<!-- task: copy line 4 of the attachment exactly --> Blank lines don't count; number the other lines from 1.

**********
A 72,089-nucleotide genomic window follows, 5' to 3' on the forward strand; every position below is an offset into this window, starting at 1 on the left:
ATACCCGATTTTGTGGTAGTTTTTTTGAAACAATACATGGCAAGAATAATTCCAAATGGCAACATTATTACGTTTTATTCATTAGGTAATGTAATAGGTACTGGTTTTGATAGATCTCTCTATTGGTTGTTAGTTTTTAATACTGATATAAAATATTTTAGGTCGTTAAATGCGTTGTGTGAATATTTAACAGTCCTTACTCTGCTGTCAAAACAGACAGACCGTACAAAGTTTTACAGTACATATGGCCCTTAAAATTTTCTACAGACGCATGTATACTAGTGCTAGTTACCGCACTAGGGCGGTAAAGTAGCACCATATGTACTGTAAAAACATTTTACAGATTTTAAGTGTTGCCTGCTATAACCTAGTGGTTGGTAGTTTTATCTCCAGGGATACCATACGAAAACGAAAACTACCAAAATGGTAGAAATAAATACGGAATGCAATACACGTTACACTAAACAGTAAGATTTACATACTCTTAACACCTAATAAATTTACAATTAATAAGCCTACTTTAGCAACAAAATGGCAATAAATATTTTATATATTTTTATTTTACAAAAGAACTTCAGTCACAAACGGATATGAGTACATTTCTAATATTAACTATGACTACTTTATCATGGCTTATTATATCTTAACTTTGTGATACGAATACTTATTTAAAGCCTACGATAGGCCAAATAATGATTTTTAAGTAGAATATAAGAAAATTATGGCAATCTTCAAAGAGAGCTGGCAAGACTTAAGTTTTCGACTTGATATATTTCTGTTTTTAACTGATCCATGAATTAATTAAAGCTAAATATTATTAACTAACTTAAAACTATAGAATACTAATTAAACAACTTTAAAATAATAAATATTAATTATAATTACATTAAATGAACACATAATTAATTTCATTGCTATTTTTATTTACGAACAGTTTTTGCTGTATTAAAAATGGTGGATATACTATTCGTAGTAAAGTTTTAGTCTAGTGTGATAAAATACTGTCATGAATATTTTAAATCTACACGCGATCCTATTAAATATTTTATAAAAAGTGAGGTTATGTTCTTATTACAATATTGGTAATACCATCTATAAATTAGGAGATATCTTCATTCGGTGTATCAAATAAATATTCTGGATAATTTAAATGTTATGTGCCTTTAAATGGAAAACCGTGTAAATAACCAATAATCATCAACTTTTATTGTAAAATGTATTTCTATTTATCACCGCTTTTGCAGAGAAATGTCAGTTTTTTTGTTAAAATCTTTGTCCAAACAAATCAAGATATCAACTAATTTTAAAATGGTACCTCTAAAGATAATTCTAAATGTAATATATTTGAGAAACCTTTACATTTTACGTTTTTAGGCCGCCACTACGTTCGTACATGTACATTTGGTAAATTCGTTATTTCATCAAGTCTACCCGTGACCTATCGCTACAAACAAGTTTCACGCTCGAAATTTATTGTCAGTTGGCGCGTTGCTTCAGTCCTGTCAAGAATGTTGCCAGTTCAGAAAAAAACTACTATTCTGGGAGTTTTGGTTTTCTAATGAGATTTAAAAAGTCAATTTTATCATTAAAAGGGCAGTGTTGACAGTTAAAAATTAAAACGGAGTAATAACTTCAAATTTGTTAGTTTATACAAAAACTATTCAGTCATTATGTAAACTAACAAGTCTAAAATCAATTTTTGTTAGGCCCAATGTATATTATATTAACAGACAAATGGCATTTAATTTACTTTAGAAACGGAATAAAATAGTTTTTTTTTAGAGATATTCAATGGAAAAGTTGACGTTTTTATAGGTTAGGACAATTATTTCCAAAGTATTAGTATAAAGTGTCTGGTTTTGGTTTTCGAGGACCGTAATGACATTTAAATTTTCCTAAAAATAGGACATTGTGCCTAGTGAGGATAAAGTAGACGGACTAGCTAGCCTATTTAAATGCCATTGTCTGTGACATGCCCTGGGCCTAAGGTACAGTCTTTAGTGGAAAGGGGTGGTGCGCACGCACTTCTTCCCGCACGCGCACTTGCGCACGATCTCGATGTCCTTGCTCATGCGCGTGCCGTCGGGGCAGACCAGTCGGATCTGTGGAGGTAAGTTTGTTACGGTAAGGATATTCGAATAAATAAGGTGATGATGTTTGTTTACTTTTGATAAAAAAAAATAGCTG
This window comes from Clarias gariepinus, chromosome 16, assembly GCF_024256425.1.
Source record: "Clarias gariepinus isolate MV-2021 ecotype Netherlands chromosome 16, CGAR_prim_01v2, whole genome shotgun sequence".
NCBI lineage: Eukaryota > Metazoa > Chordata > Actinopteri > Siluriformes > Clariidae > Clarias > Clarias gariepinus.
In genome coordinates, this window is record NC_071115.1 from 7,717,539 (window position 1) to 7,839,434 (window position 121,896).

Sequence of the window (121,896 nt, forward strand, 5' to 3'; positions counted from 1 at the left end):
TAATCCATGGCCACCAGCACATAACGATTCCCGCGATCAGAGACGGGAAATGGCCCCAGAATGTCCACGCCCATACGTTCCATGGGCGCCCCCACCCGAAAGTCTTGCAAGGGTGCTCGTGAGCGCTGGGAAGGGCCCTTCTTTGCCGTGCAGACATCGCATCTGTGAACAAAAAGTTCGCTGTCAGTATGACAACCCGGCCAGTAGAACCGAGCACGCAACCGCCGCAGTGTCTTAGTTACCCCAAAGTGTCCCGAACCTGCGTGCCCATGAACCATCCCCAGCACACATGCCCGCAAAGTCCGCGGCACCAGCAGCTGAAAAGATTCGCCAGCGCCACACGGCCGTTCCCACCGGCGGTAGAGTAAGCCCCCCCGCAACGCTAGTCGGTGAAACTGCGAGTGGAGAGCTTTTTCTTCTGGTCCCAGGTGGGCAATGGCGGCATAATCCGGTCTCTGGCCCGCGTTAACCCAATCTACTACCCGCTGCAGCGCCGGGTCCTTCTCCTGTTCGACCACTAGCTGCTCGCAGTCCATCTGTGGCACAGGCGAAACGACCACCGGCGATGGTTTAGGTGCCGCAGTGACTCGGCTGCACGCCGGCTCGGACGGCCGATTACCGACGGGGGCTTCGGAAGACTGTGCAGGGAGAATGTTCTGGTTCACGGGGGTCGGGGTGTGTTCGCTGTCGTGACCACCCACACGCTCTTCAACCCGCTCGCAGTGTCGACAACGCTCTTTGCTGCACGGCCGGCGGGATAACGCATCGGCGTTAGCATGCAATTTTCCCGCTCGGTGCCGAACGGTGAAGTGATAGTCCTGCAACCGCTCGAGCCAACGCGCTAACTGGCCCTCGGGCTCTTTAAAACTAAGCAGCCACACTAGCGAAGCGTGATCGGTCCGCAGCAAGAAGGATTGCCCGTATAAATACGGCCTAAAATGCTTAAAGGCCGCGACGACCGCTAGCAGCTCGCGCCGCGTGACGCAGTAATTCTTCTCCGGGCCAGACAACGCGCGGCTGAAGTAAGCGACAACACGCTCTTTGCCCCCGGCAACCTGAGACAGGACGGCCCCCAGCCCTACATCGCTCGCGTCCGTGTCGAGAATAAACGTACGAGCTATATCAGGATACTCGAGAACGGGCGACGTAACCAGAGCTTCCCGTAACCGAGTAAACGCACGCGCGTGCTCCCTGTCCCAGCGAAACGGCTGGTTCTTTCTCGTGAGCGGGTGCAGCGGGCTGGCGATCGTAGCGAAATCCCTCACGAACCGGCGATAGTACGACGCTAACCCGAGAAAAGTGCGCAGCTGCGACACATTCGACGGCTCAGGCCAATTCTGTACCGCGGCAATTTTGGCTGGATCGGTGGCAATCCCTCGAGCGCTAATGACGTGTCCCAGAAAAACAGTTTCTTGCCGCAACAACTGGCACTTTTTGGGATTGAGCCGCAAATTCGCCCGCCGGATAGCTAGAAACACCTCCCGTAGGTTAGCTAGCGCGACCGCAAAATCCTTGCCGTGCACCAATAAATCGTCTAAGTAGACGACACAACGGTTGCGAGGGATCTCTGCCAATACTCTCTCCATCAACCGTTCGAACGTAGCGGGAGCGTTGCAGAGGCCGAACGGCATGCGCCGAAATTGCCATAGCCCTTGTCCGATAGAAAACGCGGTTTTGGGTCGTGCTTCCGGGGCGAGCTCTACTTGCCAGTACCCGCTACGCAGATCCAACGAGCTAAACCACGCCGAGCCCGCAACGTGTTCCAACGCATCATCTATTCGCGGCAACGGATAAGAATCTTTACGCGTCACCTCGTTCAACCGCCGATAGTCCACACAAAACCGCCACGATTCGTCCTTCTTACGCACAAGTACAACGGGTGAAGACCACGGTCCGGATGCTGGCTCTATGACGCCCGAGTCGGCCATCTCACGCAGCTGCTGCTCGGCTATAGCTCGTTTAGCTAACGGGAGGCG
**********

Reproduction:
Source record: "Clarias gariepinus isolate MV-2021 ecotype Netherlands chromosome 16, CGAR_prim_01v2, whole genome shotgun sequence".